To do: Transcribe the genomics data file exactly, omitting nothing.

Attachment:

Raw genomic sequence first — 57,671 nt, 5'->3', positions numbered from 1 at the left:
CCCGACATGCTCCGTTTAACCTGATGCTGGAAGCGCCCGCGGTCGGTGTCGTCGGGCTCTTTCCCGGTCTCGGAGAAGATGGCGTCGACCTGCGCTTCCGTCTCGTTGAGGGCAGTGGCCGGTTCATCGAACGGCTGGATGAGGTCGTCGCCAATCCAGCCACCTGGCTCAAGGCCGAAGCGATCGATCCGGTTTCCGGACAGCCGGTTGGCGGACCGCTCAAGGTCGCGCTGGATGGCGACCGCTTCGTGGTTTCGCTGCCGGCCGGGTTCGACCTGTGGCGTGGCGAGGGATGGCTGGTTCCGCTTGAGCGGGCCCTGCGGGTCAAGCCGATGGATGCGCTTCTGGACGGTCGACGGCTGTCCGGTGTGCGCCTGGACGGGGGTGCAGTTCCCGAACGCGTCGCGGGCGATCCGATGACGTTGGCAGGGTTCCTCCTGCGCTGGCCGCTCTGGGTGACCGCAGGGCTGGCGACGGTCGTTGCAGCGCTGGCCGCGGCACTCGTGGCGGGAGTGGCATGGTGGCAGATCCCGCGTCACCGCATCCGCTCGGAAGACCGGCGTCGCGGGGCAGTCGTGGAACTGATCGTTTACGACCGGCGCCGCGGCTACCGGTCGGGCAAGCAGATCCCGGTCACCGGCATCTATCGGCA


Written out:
Raw genomic sequence first — 57,671 nt, 5'->3', positions numbered from 1 at the left:
CCCGACATGCTCCGTTTAACCTGATGCTGGAAGCGCCCGCGGTCGGTGTCGTCGGGCTCTTTCCCGGTCTCGGAGAAGATGGCGTCGACCTGCGCTTCCGTCTCGTTGAGGGCAGTGGCCGGTTCATCGAACGGCTGGATGAGGTCGTCGCCAATCCAGCCACCTGGCTCAAGGCCGAAGCGATCGATCCGGTTTCCGGACAGCCGGTTGGCGGACCGCTCAAGGTCGCGCTGGATGGCGACCGCTTCGTGGTTTCGCTGCCGGCCGGGTTCGACCTGTGGCGTGGCGAGGGATGGCTGGTTCCGCTTGAGCGGGCCCTGCGGGTCAAGCCGATGGATGCGCTTCTGGACGGTCGACGGCTGTCCGGTGTGCGCCTGGACGGGGGTGCAGTTCCCGAACGCGTCGCGGGCGATCCGATGACGTTGGCAGGGTTCCTCCTGCGCTGGCCGCTCTGGGTGACCGCAGGGCTGGCGACGGTCGTTGCAGCGCTGGCCGCGGCACTCGTGGCGGGAGTGGCATGGTGGCAGATCCCGCGTCACCGCATCCGCTCGGAAGACCGGCGTCGCGGGGCAGTCGTGGAACTGATCGTTTACGACCGGCGCCGCGGCTACCGGTCGGGCAAGCAGATCCCGGTCACCGGCATCTATCGGCA